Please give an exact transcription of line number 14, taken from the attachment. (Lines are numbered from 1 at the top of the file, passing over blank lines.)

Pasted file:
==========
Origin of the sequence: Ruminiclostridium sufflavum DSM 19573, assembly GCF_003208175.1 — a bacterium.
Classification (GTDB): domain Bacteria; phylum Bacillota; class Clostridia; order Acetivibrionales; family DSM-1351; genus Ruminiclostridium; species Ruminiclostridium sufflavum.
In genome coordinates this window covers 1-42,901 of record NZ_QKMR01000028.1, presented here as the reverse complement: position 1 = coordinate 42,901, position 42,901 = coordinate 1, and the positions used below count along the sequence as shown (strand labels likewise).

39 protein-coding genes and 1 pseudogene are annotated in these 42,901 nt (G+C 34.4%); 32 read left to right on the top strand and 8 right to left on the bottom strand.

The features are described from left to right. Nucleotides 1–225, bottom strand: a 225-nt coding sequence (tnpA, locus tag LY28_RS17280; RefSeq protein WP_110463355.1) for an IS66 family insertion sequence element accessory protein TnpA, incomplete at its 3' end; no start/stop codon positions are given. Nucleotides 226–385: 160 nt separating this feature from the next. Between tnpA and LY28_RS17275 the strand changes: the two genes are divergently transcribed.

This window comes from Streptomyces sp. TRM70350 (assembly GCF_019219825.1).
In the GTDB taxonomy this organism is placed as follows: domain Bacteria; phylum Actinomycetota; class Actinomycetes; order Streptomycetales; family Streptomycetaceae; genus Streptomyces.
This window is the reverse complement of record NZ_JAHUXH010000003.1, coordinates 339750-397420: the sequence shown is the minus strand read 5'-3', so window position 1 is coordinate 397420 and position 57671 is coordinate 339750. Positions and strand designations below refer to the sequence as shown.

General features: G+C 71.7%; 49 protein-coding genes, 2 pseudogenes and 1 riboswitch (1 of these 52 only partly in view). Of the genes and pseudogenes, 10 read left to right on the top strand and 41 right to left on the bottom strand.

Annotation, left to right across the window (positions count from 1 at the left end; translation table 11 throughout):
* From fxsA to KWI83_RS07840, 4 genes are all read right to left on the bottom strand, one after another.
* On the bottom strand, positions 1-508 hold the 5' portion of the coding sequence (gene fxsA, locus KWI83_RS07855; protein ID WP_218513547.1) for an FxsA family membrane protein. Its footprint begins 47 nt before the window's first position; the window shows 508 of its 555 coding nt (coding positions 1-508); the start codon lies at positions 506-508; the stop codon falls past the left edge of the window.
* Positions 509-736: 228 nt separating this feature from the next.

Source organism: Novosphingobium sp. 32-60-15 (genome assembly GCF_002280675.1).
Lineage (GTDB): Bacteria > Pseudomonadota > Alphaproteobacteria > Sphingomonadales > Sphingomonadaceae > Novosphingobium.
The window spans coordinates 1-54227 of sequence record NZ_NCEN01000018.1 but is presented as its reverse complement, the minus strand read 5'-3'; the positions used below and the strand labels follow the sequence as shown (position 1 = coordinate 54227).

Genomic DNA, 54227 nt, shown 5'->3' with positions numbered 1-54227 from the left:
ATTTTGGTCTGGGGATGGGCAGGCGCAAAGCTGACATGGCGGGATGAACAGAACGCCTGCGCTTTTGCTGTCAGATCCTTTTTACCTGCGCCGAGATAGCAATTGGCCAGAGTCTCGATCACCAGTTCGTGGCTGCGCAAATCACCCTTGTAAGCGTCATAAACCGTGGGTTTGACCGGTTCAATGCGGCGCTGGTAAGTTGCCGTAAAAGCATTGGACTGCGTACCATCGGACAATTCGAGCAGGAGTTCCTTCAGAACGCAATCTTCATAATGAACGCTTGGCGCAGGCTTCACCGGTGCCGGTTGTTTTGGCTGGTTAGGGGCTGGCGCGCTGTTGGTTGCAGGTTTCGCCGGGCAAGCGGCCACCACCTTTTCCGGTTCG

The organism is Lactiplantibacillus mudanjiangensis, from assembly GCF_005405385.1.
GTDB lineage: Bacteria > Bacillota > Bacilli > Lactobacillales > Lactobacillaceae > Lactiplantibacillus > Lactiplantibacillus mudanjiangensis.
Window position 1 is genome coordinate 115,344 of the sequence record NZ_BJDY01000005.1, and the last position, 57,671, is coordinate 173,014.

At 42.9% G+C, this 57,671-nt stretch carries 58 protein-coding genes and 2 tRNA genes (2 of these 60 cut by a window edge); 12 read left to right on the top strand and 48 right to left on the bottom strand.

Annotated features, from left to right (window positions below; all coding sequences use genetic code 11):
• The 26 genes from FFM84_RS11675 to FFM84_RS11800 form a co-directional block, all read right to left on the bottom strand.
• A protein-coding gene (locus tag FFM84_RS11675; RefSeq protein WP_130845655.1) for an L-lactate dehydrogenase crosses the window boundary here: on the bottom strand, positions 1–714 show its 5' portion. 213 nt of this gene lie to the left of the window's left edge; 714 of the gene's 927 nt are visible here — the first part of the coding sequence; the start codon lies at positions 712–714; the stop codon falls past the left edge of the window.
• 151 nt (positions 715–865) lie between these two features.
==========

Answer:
Source organism: Novosphingobium sp. 32-60-15 (genome assembly GCF_002280675.1).